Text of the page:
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  IN THIS Article
 ::  Abstract
 ::  Chemistry
 ::  Pharmacokinetics
 ::  Pharmacodynamics
 ::  Exemestane - Cli...
 ::  Safety Profile
 ::  Conclusion
 ::  Acknowledgment
 ::  References
 ::  Article Figures
 ::  Article Tables

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DRUG REVIEW
Year : 2007  |  Volume : 53  |  Issue : 2  |  Page : 135-138

Exemestane: A milestone against breast cancer


1 Department of Pharmacology and Therapeutics, Seth GS Medical College and KEM Hospital, Mumbai, India
2 Pfizer Limited, Mumbai, India

Date of Submission13-Dec-2006
Date of Decision01-Feb-2007
Date of Acceptance05-Mar-2007

Correspondence Address:
S S Acharya
Department of Pharmacology and Therapeutics, Seth GS Medical College and KEM Hospital, Mumbai
India
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Source of Support: None, Conflict of Interest: None


DOI: 10.4103/0022-3859.32218

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 :: Abstract 

Rapid advances in the treatment of breast cancer, especially in the form of hormone therapy have truly increased the hope of longer and better disease-free survival for these patients. Exemestane, a third generation aromatase inhibitor has been extensively evaluated in metastatic as well as adjuvant therapy of breast cancer. It has also been evaluated for its safety profile, especially on bone and lipids. Exemestane provides hope to the patients with breast cancer both in early and metastatic disease. This review analyzes all the aspects of exemestane therapy.


Keywords: Aromatase inhibitors, breast cancer, hormonal therapy


How to cite this article:
Shetty Y C, Chakkarwar P N, Acharya S S, Rajadhyaksha V D. Exemestane: A milestone against breast cancer. J Postgrad Med 2007;53:135-8

How to cite this URL:
Shetty Y C, Chakkarwar P N, Acharya S S, Rajadhyaksha V D. Exemestane: A milestone against breast cancer. J Postgrad Med [serial online] 2007 [cited 2019 Jun 16];53:135-8. Available from: http://www.jpgmonline.com/text.asp?2007/53/2/135/32218


Methods used for locating, selecting, extracting and synthesizing data

The relevant articles published in the last 10 years were searched in Pubmed and Medline using the search terms "Exemestane", "Aromatase inhibitors", "Breast neoplasms". The full texts of the articles were procured from various libraries. The relevant material was collected and analyzed from these articles.

Breast cancer is the second leading cause of cancer death in women today. Late diagnosis and the resulting delay in treatment leads to high incidence of death (> 410,000 annually worldwide).[1] Hormonal therapy exhibits encouraging efficacy with minimal toxicity. Exemestane, a third generation aromatase inhibitor (AI), has been studied in early as well as metastatic hormone receptor-positive breast cancer. This review analyzes all the aspects of exemestane therapy in breast cancer.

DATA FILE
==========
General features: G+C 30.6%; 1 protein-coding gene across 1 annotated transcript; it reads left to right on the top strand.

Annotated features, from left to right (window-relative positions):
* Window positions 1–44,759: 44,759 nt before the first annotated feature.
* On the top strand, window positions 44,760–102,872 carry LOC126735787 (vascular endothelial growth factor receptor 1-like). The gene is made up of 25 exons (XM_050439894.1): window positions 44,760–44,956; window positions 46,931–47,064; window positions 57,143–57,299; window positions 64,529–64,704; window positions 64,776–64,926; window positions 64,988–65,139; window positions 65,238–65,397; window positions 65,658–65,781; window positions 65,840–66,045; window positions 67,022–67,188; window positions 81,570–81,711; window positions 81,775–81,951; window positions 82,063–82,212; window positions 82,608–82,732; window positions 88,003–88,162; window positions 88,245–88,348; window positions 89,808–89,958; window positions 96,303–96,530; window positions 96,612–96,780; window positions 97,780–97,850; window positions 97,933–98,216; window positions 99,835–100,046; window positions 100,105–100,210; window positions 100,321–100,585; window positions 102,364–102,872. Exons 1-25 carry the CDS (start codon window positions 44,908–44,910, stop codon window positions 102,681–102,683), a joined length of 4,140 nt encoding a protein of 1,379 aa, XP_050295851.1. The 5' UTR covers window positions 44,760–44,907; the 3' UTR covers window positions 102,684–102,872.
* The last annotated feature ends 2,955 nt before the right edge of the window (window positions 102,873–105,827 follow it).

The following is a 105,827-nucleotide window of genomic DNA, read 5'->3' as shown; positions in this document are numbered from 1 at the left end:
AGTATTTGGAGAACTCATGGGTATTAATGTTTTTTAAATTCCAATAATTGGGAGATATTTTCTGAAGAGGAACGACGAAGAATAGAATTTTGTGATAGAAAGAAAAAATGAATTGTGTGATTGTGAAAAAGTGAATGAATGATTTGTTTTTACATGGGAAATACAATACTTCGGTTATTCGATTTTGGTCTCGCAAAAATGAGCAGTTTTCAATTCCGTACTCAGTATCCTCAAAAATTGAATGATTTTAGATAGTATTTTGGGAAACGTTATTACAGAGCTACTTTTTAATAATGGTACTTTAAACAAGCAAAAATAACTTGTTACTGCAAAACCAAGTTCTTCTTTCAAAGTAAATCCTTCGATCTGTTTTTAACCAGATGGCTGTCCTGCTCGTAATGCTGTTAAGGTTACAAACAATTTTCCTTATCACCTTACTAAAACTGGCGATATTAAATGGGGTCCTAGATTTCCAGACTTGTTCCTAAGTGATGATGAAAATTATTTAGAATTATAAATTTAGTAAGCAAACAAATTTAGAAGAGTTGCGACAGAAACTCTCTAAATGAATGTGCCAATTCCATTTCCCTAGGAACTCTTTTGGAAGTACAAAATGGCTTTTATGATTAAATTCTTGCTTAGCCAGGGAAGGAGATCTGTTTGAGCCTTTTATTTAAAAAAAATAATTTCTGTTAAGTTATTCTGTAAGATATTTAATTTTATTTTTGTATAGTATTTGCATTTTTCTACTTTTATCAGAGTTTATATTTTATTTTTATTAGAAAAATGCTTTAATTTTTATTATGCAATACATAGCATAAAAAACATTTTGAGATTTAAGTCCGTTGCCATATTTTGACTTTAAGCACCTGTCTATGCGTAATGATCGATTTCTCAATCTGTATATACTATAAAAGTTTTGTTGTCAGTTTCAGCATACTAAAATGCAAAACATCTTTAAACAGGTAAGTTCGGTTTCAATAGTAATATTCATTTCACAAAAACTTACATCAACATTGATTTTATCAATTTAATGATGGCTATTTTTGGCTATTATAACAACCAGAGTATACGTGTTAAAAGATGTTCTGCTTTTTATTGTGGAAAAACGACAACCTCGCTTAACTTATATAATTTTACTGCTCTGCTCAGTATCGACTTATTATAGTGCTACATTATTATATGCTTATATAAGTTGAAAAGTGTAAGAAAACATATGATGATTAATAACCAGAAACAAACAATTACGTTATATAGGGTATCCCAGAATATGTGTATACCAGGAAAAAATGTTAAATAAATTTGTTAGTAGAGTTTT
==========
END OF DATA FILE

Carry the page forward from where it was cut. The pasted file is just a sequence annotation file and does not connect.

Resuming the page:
:: Chemistry Top


Exemestane is an orally active irreversible steroidal aromatase inactivator. It has very high structural similarity with androstenedione[2],[3] [Figure - 1].


 :: Pharmacokinetics Top


The recommended dosage of exemestane is 25 mg taken orally once daily after a meal which is rapidly absorbed reaching peak plasma concentrations of 17 g/L within one to two hours. Steady state is reached within seven days. Exemestane is extensively metabolized by cytochrome P450 3A4 and aldoketoreductases. The metabolites are either of lower potency or inactive and are excreted equally in urine and feces.[3] Exemestane has a total clearance of 517L/h and a terminal elimination half-life of 27h.[3],[4]


 :: Pharmacodynamics Top


Mechanism of action

In postmenopausal women, aromatase enzyme is responsible for the final step in estrogen synthesis. Exemestane is initially recognized by the aromatase enzyme as false substrate [Figure - 2]. This is then transformed through an NADPH-dependent mechanism, to an intermediate that binds irreversibly to aromatase, causing suicide inhibition and therefore de novo synthesis of aromatase is required for subsequent estrogen synthesis.[3],[5] This is in contrast to other third generation inhibitors e.g., anastrozole and letrozole which are competitive inhibitors and hence can be displaced from the binding site.

Exemestane, at its clinically used dose of 25 mg/day suppressed aromatase activity by 97%, similar to that shown by anastrozole, at 1 mg/day dose.[6] In vitro studies have demonstrated a dose-related inhibition of aromatase activity with exemestane but other anti-aromatase agents (e.g., aminoglutethimide, anastrozole and letrozole) caused a paradoxical increase in aromatase activity under similar conditions.[7],[8],[9] This may in part explain the development of resistance with nonsteroidal, Type II agents and the ability of exemestane to induce a response when nonsteroidal agents fail.[10]